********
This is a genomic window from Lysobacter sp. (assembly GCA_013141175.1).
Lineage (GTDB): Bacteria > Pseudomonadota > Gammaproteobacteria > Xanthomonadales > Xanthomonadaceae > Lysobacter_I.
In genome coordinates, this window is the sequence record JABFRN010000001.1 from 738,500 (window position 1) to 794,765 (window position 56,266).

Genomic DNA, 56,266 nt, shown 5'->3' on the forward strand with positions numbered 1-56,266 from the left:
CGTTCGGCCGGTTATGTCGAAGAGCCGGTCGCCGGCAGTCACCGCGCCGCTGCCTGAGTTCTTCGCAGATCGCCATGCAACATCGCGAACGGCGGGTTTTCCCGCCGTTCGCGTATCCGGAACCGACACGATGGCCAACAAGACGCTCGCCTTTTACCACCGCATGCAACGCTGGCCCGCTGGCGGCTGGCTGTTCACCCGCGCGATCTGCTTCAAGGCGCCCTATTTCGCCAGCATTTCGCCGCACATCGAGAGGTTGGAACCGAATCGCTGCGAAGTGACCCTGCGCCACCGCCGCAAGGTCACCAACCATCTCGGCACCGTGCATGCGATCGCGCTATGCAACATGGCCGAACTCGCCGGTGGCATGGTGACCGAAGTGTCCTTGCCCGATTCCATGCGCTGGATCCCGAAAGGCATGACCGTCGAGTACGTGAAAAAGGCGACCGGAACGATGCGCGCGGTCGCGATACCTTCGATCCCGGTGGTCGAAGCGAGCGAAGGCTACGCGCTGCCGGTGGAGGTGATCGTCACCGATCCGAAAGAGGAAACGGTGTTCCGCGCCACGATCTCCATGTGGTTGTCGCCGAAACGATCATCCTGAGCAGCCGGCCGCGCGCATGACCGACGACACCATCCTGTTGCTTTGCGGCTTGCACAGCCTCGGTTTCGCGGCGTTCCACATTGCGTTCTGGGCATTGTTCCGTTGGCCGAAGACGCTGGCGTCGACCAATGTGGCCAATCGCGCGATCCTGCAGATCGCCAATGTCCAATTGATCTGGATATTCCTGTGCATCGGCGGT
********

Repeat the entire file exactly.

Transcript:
This is a genomic window from Lysobacter sp. (assembly GCA_013141175.1).
Lineage (GTDB): Bacteria > Pseudomonadota > Gammaproteobacteria > Xanthomonadales > Xanthomonadaceae > Lysobacter_I.
In genome coordinates, this window is the sequence record JABFRN010000001.1 from 738,500 (window position 1) to 794,765 (window position 56,266).

Genomic DNA, 56,266 nt, shown 5'->3' on the forward strand with positions numbered 1-56,266 from the left:
CGTTCGGCCGGTTATGTCGAAGAGCCGGTCGCCGGCAGTCACCGCGCCGCTGCCTGAGTTCTTCGCAGATCGCCATGCAACATCGCGAACGGCGGGTTTTCCCGCCGTTCGCGTATCCGGAACCGACACGATGGCCAACAAGACGCTCGCCTTTTACCACCGCATGCAACGCTGGCCCGCTGGCGGCTGGCTGTTCACCCGCGCGATCTGCTTCAAGGCGCCCTATTTCGCCAGCATTTCGCCGCACATCGAGAGGTTGGAACCGAATCGCTGCGAAGTGACCCTGCGCCACCGCCGCAAGGTCACCAACCATCTCGGCACCGTGCATGCGATCGCGCTATGCAACATGGCCGAACTCGCCGGTGGCATGGTGACCGAAGTGTCCTTGCCCGATTCCATGCGCTGGATCCCGAAAGGCATGACCGTCGAGTACGTGAAAAAGGCGACCGGAACGATGCGCGCGGTCGCGATACCTTCGATCCCGGTGGTCGAAGCGAGCGAAGGCTACGCGCTGCCGGTGGAGGTGATCGTCACCGATCCGAAAGAGGAAACGGTGTTCCGCGCCACGATCTCCATGTGGTTGTCGCCGAAACGATCATCCTGAGCAGCCGGCCGCGCGCATGACCGACGACACCATCCTGTTGCTTTGCGGCTTGCACAGCCTCGGTTTCGCGGCGTTCCACATTGCGTTCTGGGCATTGTTCCGTTGGCCGAAGACGCTGGCGTCGACCAATGTGGCCAATCGCGCGATCCTGCAGATCGCCAATGTCCAATTGATCTGGATATTCCTGTGCATCGGCGGT